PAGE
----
Youths rage in Tunis against ‘broken’ system
Hundreds of young Tunisians took to the streets for the sixth day in a row to protest a lack of economic opportunity
An eerie quiet fell on Tuesday on Avenue Habib Bourguiba, the major artery of central Tunis, as police blocked traffic and cafes and stores shuttered their windows.
Then a sudden outburst: “We want the system overturned!” and dozens of protesters and police officers coalesced in the middle of the avenue.
For more than an hour, a crowd of about 200 protesters shouted slogans decrying the corruption of the Tunisian government, and particularly the largest party in parliament, the moderate Islamist Ennahda party.
“Ghannouchi must go!” was oft repeated, referring to Rached Ghannouchi, the speaker of parliament and Ennahda’s leader since the 1980s.
Police shot tear gas into the crowd, which they had surrounded on all sides, and deployed pepper spray. A teenage girl, clutching her eyes and gasping for breath screamed, “I can’t breathe!”
“We are out here today to support our fellow Tunisians in the poorest neighbourhoods, who are suffering under the hand of the Muslim Brotherhood and Ennahda” said Asma, 24, as she fled an onslaught of pepper spray.
“There will be a second revolution, we are sure of that.”
Demonstrators included scores of young people in their teens and early twenties, many of whom were young children when the revolution of 2011 forced former president Zine El Abidine Ben Ali out of power.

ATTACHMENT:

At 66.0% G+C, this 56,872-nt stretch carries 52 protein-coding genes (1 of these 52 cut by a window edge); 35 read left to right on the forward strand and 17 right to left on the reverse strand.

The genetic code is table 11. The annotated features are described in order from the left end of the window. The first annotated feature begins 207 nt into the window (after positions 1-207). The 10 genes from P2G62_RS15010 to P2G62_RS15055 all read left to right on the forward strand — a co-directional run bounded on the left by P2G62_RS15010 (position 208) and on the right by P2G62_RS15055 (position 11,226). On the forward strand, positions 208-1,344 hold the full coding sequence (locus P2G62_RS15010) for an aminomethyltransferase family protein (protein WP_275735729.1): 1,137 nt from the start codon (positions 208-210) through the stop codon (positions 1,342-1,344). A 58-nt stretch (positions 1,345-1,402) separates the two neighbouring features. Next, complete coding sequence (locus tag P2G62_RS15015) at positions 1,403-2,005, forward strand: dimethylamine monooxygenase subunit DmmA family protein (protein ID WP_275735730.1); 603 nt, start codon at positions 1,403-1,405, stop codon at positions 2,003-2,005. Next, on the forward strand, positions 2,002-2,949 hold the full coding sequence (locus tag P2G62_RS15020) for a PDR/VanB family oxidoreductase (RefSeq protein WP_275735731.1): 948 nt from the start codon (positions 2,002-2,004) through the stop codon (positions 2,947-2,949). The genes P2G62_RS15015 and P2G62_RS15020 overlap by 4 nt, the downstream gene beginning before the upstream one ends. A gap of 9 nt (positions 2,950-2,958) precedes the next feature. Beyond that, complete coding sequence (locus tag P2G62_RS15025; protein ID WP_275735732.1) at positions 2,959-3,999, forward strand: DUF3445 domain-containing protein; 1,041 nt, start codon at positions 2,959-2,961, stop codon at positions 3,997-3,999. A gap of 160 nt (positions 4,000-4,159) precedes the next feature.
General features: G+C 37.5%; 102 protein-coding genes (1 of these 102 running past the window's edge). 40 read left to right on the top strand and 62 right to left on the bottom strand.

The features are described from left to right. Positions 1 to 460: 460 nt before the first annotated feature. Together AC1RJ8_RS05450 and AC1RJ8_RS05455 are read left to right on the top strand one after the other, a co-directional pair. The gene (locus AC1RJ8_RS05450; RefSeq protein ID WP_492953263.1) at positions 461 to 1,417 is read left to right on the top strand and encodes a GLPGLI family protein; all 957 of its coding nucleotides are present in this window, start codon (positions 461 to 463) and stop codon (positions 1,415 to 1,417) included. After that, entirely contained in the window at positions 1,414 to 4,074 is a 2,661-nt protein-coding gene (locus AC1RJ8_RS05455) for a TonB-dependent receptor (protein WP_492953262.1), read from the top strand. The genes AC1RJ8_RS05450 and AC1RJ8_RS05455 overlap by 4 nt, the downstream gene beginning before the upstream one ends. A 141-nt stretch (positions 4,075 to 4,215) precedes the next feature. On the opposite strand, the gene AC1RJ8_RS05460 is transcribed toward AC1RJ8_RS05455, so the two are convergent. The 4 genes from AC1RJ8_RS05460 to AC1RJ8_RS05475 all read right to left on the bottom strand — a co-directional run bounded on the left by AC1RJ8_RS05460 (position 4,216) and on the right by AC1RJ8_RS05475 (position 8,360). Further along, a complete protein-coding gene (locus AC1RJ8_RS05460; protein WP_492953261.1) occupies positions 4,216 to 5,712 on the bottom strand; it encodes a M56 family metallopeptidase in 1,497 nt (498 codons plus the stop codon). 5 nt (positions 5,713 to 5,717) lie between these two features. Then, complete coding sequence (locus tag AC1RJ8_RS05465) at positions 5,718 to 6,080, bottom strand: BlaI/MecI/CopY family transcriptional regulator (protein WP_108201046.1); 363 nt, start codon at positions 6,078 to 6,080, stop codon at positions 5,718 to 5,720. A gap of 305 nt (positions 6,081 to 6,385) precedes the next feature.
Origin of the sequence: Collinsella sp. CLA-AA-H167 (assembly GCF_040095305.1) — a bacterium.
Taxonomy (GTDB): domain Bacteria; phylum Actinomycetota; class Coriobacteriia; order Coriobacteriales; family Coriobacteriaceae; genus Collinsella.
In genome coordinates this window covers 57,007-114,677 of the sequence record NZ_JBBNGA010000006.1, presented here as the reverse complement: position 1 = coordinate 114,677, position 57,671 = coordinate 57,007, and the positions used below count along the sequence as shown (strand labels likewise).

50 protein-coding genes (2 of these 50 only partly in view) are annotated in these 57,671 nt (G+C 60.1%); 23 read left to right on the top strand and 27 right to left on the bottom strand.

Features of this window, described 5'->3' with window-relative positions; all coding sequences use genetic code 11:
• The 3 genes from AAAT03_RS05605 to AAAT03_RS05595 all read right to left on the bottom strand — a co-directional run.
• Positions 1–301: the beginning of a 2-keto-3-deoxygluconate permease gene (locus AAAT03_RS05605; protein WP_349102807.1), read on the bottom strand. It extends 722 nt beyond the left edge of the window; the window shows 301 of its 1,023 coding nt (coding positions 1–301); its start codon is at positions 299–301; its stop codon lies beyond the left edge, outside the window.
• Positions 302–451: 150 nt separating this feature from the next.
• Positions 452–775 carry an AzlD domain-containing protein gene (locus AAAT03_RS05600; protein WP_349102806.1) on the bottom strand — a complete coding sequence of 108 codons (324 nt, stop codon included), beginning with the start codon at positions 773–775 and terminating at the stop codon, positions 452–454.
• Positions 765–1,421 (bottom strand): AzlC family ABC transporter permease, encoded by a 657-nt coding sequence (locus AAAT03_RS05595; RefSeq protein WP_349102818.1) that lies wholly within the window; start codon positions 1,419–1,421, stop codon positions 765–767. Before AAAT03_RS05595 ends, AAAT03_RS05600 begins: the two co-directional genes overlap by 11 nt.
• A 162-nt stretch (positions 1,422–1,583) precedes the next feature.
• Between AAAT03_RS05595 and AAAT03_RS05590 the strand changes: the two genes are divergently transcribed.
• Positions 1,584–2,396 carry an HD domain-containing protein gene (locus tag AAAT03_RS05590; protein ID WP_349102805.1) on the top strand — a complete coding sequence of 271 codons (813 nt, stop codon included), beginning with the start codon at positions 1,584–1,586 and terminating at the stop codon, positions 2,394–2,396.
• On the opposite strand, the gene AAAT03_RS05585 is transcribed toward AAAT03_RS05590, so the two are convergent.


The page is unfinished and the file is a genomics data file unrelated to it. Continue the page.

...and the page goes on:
“Nothing has happened in the 10 years since the revolution,” said Aya, 21. “In fact things have only grown worse. We want jobs, we want dignity, we want to live.”
The country’s President Kais Saeed urged calm on a visit to the city of Ariana on Tuesday.
“I know the state of poverty and I also know who is exploiting your poverty,” he told a crowd. “Don’t let anyone exploit your misery, don’t attack private or public property. We live today because of moral values and not because of theft or looting.”
The latest confrontation came after a four-day lockdown and five consecutive nights of violent clashes between police and young protesters in working-class neighbourhoods throughout Tunisia. More than 600 people have been arrested, many of them minors in their early teens.
“The lockdown was a clear suppression of the political tensions,” said Shreya Parikh, a researcher who was on the ground observing the protests. “But they had the side effect of suppressing the informal labour sector” in which many of Tunisia’s poorest youths make a living.
“There are more than a million unemployed people in Tunisia, and the situation for our youth is dire,” said Moncef Sassi, 58, who attended the protest in a full suit and tie. Most people The National spoke to mentioned the skyrocketing unemployment as a driving factor of the protests. The coronavirus pandemic has hit Tunisia’s economy, which relies heavily on tourism, especially hard.
Mr Sassi also pointed to the rough treatment of young people by the police as an instigation of the current unrest. On January 9, videos on social media purportedly showed over 300 young fans of the Club Africain football team being arrested, beaten and kept in harsh conditions.
“The police treat the young people with violence and they respond with violence,” said Mr Sassi, as protesters peeled off the main group to avoid smoke bombs and pepper spray.
“I haven’t had a job in six months,” said Kadhem Brini, 24, coughing on the sidelines. “I haven’t been able to pay my rent, or sometimes even buy food. But what can we do? We are slaves of a broken system.”
Updated: January 19, 2021 09:35 PM